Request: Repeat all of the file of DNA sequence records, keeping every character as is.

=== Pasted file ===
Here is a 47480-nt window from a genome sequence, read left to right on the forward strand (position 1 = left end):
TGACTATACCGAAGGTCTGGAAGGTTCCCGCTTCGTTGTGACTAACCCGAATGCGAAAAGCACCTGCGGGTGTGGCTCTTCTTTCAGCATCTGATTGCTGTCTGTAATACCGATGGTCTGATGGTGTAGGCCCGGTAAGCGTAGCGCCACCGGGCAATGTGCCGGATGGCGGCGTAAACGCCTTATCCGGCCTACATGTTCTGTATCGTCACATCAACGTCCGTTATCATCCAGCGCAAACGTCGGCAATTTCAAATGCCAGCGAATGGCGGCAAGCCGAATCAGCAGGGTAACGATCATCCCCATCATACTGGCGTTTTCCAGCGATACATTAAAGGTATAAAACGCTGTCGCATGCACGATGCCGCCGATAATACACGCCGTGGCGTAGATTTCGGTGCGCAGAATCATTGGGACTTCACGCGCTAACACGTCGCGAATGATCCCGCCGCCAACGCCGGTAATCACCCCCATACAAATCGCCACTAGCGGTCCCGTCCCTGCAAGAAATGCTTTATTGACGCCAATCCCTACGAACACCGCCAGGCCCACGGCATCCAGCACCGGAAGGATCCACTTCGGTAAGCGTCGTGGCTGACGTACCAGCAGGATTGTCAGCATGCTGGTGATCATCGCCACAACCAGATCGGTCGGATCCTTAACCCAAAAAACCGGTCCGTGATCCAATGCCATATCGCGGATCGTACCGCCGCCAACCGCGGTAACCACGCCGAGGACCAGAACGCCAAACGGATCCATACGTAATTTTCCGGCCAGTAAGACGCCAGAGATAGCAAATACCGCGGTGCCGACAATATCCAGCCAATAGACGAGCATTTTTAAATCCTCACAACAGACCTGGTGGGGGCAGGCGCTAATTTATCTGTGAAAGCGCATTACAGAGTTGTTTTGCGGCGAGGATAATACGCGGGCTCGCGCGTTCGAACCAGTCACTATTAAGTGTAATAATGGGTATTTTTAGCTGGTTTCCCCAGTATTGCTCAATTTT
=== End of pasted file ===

Here is a 47480-nt window from a genome sequence, read left to right on the forward strand (position 1 = left end):
TGACTATACCGAAGGTCTGGAAGGTTCCCGCTTCGTTGTGACTAACCCGAATGCGAAAAGCACCTGCGGGTGTGGCTCTTCTTTCAGCATCTGATTGCTGTCTGTAATACCGATGGTCTGATGGTGTAGGCCCGGTAAGCGTAGCGCCACCGGGCAATGTGCCGGATGGCGGCGTAAACGCCTTATCCGGCCTACATGTTCTGTATCGTCACATCAACGTCCGTTATCATCCAGCGCAAACGTCGGCAATTTCAAATGCCAGCGAATGGCGGCAAGCCGAATCAGCAGGGTAACGATCATCCCCATCATACTGGCGTTTTCCAGCGATACATTAAAGGTATAAAACGCTGTCGCATGCACGATGCCGCCGATAATACACGCCGTGGCGTAGATTTCGGTGCGCAGAATCATTGGGACTTCACGCGCTAACACGTCGCGAATGATCCCGCCGCCAACGCCGGTAATCACCCCCATACAAATCGCCACTAGCGGTCCCGTCCCTGCAAGAAATGCTTTATTGACGCCAATCCCTACGAACACCGCCAGGCCCACGGCATCCAGCACCGGAAGGATCCACTTCGGTAAGCGTCGTGGCTGACGTACCAGCAGGATTGTCAGCATGCTGGTGATCATCGCCACAACCAGATCGGTCGGATCCTTAACCCAAAAAACCGGTCCGTGATCCAATGCCATATCGCGGATCGTACCGCCGCCAACCGCGGTAACCACGCCGAGGACCAGAACGCCAAACGGATCCATACGTAATTTTCCGGCCAGTAAGACGCCAGAGATAGCAAATACCGCGGTGCCGACAATATCCAGCCAATAGACGAGCATTTTTAAATCCTCACAACAGACCTGGTGGGGGCAGGCGCTAATTTATCTGTGAAAGCGCATTACAGAGTTGTTTTGCGGCGAGGATAATACGCGGGCTCGCGCGTTCGAACCAGTCACTATTAAGTGTAATAATGGGTATTTTTAGCTGGTTTCCCCAGTATTGCTCAATTTT